Tag Archives: Roundhouse

2011 ➤ Heaven 17 remind us how electronic music can send the soul soaring!

Glenn Gregory ,Martyn Ware ,Heaven 17 ,Radio Ditto,webcast,Roundhouse,Music of Quality and Distinction Live

Glenn Gregory and Martyn Ware: sharing their favourite electronica on web radio. Picture by Mike Prior

❚ SPOTTY TEENAGERS DIDDLING WITH TWO FINGERS. Electronic music has usually had a dourly downbeat image for most of us. Synths in bedsits, and all that. Yet the tunes of our youth are the spark that fuel our creative adventures. That’s the inspirational notion behind a new monthly radio show titled Music for… Growing Up To, compiled by Glenn Gregory and Martyn Ware of Heaven 17 for Radio Ditto. Drawing from their own idiosyncratic record collections and their undiminished curiosity, these electronic pioneers of the early 80s — founders of The Human League who broke away in 1980 — will also be scanning the web for new discoveries in a segment they call Found on Soundcloud. And, they say, anybody can also submit their own new tunes for the webcast.

➢ Tune in now to Martyn & Glenn’s Music for… Growing Up To,
at ditto.tv/musicfor

All of which is by way of a trailer for their British Electric Foundation’s two-day festival, Music of Quality and Distinction Live, at London’s Roundhouse venue in the autumn. They were encouraged by the full houses during Heaven 17’s Penthouse and Pavement 30th anniversary tour last year, built around what many of us regard as the most progressive album of 1981. Playing synthesisers live onstage seldom offers the most dramatic of experiences. Yet, despite the  pretentiously named BEF, their original production company, Heaven 17’s imaginatively presented tour generated a real party atmosphere thanks to exceptional supporting musicians and innovative digital light displays — rather more than you’d expect from paunchy veterans standing at keyboards, and a darn sight more good-humoured than some recent po-faced electro-revivals. From Soul Warfare and Let’s All Make A Bomb to Fascist Groove Thang, Ware & Gregory’s rebel anthems lent themselves to enthusiastic singalongs.

Heaven 17, album ,The Luxury Gap ,electro-pop ➢ The Roundhouse celebration of seminal electronic music from the past 30 years consists of a major concert each night. Friday October 14 sees a live premiere of Heaven 17’s top-ten album The Luxury Gap from 1983… October 15 will be BEF’s first live show featuring guest vocals from Elly Jackson (LaRoux), Green Gartside (Scritti Politti), Shingai Shoniwa (Noisettes), Boy George (Culture Club), Midge Ure (Ultravox), Andy Bell (Erasure), Sandie Shaw, Polly Scattergood and Kim Wilde.

➢ Other summer festival gigs by Heaven 17 — brilliantly backed by Billie Godfrey, Asa Bennett, Joel Farland being dynamite on LinnDrums, Julian Crampton being a god on bass and Me’sha Bryan — include Coventry, Sheffield, London, Whitstable, Perth and Nottingham.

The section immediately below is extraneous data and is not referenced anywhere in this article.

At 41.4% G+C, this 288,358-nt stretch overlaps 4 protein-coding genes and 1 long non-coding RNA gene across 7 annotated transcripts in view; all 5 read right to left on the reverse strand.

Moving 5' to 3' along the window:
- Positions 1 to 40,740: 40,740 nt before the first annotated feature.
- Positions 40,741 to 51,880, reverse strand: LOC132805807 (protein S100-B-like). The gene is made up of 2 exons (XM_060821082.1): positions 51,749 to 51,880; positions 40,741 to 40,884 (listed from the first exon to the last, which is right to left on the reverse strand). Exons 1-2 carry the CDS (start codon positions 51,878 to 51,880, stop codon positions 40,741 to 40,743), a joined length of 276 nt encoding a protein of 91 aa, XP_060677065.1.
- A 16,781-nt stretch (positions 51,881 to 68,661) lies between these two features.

Glenn Gregory, Martyn Ware, Heaven 17,Penthouse and Pavement, 30th anniversary, tour

H17’s Penthouse and Pavement tour 2010: bright lights and sexy music


2010 ➤ Foxx celebrates his life as the Duchamp of electropop

❚ “THERE’S A GREAT SURGE OF INTEREST in electronic music. I don’t know why that’s happened, but it’s fortunate for me because I did it a long time ago.” After three low-profile yet prolific decades as a graphic artist, photographer and teacher, the elder statesman of electropop John Foxx is curating Short Circuit, a festival of the best of British electronic music at London’s Roundhouse next week. The day-long event will see Foxx playing his original Moogs, an ARP Odyssey, an Elka String Machine and CR-78 drum machine in a 30th anniversary celebration of his debut solo album, Metamatic.

John Foxx, Short Circuit, Roundhouse, electropop

Foxx’s own verdict on Metamatic: “carcrash music tailored by Burtons”

Foxx’s lyrics and vocal style characterised the original band Ultravox! (1974–79), whose 1978 album Systems of Romance, co-produced by Conny Plank, not only introduced the R-word into the post-punk zeitgeist, but set the mould for British electronica.

After going solo, Foxx’s stark and visionary 1980 album Metamatic, rendered on a range of synths and “rhythm machines”, yielded two futuristic chart hits he summarised as “carcrash music tailored by Burtons”. Two new songs Burning Car and Miles Away charted later the same year. As a pathfinder who imagined himself to be “the Marcel Duchamp of electropop”, he has always enjoyed cult status among the emergent new wave of electronic musicians.

A decade ago Foxx embarked on a new lease of life and Short Circuit will reunite him with former Ultravox guitarist Robin Simon to perform songs from Systems of Romance.

➢ At BBC News online, Tim Masters writes:

❏ Foxx wants his festival of electronica to capture the spirit of a concert he attended in 1967. “It was like a glimpse of the future,” says Foxx, who hitchhiked down from his native Lancashire to attend the 14-hour Technicolor Dream at Alexandra Palace in London. “I watched Pink Floyd with Syd Barrett, Lennon was around, and Brian Jones, and I saw European art movies like Un chien andalou for the first time — so it was really a life-changing event.” With its art displays, video installations and deejay sets, Foxx promises Short Circuit will be “a sort of hallucinogenic musical afternoon”.

➢ Short Circuit 2010 is curated by John Foxx at
The Roundhouse on June 5

30th anniversary boxset

John Foxx,Metatronic, boxset, electropop Metatronic is a wonderful survey of one man’s post-glam responses to urban dislocation through modernist music that can be as jarring as it is also seductive. Released this month as double CD, plus DVD of relevant promo vids including the early hits Underpass and No-One Driving